Thoughts on gigs I’ve been doing or have coming up
I can’t believe I never published this!!!
I wrote this post last year – before I told anyone we were pregnant with Abby, at a gig that was kinda killing my soul just a little. Anyway, I had a lot of fun with it, and I hope you like it too:
I’m at a gig right now. I’m writing instead of focusing on the job. I’m still doing great, don’t worry. Folks are talking, dancing and in general enjoying themselves. I do my people watching at gigs that I don’t have to think too hard about. Here’s some things I’m musing about as these folks go about their celebration:
I don’t care what you saw on television. When you’re confronted with a microphone in public, don’t tap the damn thing. That just makes you look dumb. Scratch the screen if you really don’t know if it’s on or not. Tends to annoy people a lot less.
When that microphone starts to feed back, don’t cover it. That makes it worse.
Pregnant women throwing up is hilarious.
That orange that’s not an orange, but rather a chocolate thing, and you smash it and it’s a buncha pieces? Those are dumb.
Couples that keep their finances seperate freak me out. Makes no sense. Either you’re supporting each other as a unit, or you’re just dating. Kinda.
Jimmy Buffet is kinda boring. I like Brian Adams though. How are those 2 ideas related? Bite me.
I want a CR-V.
I wish the soundcheck feature on iTunes was better.
That’s all I got. I think I’ll sing a few songs now – – – hold on…
Professional people fake hula dancing pleases me. Make a video and post it as a response below!
That is all. Imma go sing now. Do your job well, you guys.
New stuff coming up!
Playing 2 sets with Tin Lolita on the 19th of October – one in libertyville, then back to the Chi to play with Mildly Intoxicated. The Libertyville show is an Octoberfest type party to celebrate the opening of the new, kick-ass back porch they built onto Holy Cross Church, then in the city we’ll be at a hipster sandwich shop – you’ll get deets as I get em!
Then, on November 2 Something Beautiful will be playing at YOTI in Mt Prospect with Solarsphere and OnceTheSun – It’s a re-run of a show we did a few months back. Strong bill, great people. This will be the first show since we parted ways with our drummer Eric, and we’ll be playing with the old tracks again.
This month we’re gonna start picking up the old momentum. If you haven’t noticed, I’m trying to throw something up here every day. I figure it’s good for my brain. I need to stay engaged. It’s tough, especially since I’m just doing the thing over here. But it’s helpful to think of things in new ways, and recently I started listening to the DIY Musician Podcast from CDBaby.com – there’s a ton of great information available there and my favorite nugget of information is to think of your social media strategy as a bunch of little things to do, rather than one big project.
Ultimately, I’m taking the opportunity to talk about just about anything I feel like – playing games, my toys and stuff – while I plug some shows and let you know what’s going on with the old guitar playing. Maybe I’ll start podcasting again…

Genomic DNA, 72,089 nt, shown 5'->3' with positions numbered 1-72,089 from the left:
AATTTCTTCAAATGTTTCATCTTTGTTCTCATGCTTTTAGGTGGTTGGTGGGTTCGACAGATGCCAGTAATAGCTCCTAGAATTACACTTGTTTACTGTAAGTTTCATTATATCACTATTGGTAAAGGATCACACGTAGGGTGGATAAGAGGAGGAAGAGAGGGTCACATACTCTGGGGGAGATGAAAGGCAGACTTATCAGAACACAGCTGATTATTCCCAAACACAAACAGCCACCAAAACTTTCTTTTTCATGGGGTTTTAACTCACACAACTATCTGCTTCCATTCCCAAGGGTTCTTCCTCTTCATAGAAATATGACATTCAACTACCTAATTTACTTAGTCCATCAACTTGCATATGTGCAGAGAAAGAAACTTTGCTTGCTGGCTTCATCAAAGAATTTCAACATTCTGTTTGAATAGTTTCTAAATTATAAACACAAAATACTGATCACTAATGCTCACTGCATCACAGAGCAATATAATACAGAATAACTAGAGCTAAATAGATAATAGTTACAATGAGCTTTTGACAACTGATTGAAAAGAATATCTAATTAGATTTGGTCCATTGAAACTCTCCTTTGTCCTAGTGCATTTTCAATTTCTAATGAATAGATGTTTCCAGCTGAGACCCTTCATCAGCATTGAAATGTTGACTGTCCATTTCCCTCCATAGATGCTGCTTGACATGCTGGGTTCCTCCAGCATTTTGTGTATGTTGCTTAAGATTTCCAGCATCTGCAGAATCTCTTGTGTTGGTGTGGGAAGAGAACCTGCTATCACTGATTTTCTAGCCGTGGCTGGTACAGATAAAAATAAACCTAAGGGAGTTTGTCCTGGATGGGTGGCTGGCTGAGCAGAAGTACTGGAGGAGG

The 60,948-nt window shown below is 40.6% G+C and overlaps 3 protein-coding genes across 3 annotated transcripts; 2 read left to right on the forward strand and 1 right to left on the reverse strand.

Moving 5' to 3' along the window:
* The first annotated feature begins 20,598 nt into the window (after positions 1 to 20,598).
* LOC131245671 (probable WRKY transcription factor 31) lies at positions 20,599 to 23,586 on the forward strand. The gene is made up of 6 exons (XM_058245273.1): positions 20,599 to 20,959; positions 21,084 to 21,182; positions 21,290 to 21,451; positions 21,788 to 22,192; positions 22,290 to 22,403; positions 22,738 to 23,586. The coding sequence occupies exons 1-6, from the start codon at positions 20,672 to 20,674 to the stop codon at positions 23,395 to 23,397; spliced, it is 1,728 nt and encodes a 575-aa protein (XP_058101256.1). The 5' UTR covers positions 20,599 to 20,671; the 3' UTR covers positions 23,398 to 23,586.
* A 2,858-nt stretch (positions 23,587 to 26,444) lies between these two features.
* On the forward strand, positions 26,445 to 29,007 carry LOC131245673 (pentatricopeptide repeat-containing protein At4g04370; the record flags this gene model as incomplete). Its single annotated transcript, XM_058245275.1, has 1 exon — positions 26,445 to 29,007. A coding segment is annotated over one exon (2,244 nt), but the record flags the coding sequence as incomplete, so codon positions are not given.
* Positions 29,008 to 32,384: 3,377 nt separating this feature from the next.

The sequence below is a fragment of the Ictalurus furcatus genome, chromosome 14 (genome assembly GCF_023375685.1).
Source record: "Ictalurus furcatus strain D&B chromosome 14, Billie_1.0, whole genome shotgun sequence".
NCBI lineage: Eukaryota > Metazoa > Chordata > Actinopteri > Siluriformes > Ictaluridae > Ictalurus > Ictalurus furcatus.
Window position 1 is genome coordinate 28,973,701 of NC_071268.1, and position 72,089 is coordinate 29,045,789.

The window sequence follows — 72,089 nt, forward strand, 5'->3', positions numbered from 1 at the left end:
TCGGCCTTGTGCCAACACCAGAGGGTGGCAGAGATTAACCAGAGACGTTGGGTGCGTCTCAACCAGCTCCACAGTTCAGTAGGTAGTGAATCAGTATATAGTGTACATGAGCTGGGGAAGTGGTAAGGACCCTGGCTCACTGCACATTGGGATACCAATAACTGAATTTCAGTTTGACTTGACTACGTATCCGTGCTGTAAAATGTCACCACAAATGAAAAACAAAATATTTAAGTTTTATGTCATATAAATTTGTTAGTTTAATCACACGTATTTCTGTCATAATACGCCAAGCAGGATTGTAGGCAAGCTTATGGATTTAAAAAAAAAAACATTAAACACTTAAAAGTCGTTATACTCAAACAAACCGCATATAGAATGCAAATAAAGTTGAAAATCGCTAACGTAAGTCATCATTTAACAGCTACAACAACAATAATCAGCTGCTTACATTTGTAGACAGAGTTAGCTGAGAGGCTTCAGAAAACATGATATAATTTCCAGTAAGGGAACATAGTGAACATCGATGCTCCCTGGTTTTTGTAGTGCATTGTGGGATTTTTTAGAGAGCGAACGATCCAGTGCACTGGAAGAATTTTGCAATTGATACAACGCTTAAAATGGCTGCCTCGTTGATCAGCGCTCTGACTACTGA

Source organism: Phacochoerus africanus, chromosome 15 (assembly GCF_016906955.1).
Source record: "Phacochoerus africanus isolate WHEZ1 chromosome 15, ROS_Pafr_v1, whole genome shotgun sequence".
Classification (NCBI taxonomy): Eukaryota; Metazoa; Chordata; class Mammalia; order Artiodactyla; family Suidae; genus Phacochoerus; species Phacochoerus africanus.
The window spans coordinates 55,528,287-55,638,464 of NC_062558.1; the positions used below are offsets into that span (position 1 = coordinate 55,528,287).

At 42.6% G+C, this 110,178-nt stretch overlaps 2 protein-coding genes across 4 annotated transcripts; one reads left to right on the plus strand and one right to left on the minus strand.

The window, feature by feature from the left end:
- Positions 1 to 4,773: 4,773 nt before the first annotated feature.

So I’m supposed to be writing my bio right now. And looking up my upcoming show dates. Instead I’m writing this for you, and hanging out with our Aiden and Abby, while Nikki works on some design ideas for Northwest Arts Connection. She has deadlines, and all I really have to worry about is finding a 14-hour energy drink so I can play Magic: the Gathering tonight. More on that in a minute, but for now, here’s Abby:
There’s at least one Dale Tippett Jr feat Tin Lolita show coming up – I’ll let you know details when I know. Something Beautiful will need to get back to work, we have one in November that I need to start thinking about… That’s of course, alongside a TON of solo work, and studio sessions for Angel Anatomy.
Know what’s kind of fun? Putting links into blog posts.
So there. I’ve been productive today, right? Right??
Here’s some video of me with Tin Lolita, playing at 6 Corners BBQ Fest, at the NAC tent.
This was a hell of a show, I was getting over some kind of fever, and you can see me get a little dizzy at the end. Felt real good to play though, and the audience was great. Matt and Michelle from Skull Fogger were in, and this vid was shot by Danielle from FlyingSaucerChicago.com
Several songs are up for download at the facebook page – not including this one, but go check it out – and by all means, tell somebody!
As I write, it’s about 9am here, and I couldn’t be gladder to be here on the couch. Whole last week was an absolute bloodbath – I think that’s the right term for it. 9 straight days of performances, so busy that I couldn’t even stop in to say hi to you guys!
Needless to say, that by Friday night, I was in bed with a fever, couldn’t move, and was absolutely miserable all around. That was terrifying, since I still had 6 performances between Saturday and Sunday, the first of which being the Six Corners BBQ fest show.
After MUCH negotiating with my protesting skin, we loaded up to the Northwest Arts Connection tent, and Auggie promptly broke his kick drum pedal, which explains the beginning of this video: